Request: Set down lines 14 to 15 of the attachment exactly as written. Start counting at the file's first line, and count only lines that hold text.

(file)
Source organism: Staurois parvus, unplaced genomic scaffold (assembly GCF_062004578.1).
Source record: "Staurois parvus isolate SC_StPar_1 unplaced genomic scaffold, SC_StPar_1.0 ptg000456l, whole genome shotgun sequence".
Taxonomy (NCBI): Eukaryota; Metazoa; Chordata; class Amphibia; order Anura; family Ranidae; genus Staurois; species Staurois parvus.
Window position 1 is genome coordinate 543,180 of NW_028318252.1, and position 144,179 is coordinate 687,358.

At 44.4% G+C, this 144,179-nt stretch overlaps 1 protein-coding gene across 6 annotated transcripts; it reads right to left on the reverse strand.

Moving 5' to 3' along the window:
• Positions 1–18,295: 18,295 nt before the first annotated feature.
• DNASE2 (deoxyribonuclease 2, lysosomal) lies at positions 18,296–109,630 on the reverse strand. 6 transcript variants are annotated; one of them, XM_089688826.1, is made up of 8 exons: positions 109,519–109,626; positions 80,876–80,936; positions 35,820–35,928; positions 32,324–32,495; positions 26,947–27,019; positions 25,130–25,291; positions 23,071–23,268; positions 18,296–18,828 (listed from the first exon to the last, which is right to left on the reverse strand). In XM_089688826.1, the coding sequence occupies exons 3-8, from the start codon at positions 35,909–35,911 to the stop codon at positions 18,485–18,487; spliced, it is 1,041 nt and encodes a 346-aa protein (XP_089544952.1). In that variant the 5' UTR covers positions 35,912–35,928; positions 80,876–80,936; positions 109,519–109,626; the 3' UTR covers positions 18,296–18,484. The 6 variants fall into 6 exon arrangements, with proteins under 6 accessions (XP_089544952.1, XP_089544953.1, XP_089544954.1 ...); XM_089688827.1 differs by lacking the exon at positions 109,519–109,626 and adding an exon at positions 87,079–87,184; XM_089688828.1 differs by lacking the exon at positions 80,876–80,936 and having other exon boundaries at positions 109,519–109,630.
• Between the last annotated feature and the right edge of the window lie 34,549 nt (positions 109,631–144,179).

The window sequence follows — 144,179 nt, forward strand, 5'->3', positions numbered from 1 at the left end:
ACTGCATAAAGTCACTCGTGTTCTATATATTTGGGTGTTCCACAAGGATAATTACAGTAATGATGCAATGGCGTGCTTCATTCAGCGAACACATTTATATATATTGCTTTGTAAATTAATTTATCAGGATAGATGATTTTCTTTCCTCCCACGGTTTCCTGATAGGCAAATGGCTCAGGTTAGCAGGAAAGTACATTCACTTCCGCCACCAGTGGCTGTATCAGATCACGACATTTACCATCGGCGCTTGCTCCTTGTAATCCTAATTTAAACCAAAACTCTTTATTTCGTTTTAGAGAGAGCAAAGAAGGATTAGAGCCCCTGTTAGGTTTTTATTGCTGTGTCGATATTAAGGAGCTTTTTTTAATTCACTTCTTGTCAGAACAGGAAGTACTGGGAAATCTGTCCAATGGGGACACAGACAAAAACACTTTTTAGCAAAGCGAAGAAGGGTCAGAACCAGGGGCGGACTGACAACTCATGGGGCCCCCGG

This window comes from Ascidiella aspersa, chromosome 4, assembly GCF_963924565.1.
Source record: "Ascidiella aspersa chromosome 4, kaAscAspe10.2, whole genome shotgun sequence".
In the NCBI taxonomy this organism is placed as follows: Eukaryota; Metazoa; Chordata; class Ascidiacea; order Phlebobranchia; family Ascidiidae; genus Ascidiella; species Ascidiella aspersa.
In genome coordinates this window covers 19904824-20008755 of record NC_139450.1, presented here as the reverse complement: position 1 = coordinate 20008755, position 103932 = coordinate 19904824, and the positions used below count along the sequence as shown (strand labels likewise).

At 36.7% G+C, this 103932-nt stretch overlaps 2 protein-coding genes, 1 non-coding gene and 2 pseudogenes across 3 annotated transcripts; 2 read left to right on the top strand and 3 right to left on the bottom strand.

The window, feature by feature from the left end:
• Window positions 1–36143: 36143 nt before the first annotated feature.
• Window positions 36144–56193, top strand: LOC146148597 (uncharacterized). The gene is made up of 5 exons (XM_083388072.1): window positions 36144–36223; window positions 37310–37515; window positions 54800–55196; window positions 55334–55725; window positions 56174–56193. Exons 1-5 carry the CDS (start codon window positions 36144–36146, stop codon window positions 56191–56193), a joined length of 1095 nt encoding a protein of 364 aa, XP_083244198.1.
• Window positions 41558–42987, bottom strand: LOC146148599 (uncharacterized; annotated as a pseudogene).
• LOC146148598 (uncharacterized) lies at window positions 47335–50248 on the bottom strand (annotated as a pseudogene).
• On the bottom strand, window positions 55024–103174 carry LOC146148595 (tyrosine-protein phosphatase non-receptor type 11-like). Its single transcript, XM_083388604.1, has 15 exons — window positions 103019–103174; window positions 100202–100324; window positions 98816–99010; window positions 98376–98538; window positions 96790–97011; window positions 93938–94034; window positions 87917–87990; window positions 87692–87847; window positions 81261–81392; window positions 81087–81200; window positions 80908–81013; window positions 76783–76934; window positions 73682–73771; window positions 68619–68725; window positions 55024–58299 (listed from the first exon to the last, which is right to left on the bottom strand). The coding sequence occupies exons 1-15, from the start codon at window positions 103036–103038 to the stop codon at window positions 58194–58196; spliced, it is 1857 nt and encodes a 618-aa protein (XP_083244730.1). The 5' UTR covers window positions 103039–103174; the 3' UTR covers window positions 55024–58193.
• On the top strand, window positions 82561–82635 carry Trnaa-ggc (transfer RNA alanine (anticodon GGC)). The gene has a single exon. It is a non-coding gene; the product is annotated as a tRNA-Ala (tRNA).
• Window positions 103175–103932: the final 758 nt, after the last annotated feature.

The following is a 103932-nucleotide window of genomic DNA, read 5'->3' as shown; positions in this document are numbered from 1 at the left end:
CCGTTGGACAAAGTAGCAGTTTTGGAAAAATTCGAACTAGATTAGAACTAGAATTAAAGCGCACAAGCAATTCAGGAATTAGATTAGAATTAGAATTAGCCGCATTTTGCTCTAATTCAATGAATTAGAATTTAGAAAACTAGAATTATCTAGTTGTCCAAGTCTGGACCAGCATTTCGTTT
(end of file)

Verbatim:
In the NCBI taxonomy this organism is placed as follows: Eukaryota; Metazoa; Chordata; class Ascidiacea; order Phlebobranchia; family Ascidiidae; genus Ascidiella; species Ascidiella aspersa.
In genome coordinates this window covers 19904824-20008755 of record NC_139450.1, presented here as the reverse complement: position 1 = coordinate 20008755, position 103932 = coordinate 19904824, and the positions used below count along the sequence as shown (strand labels likewise).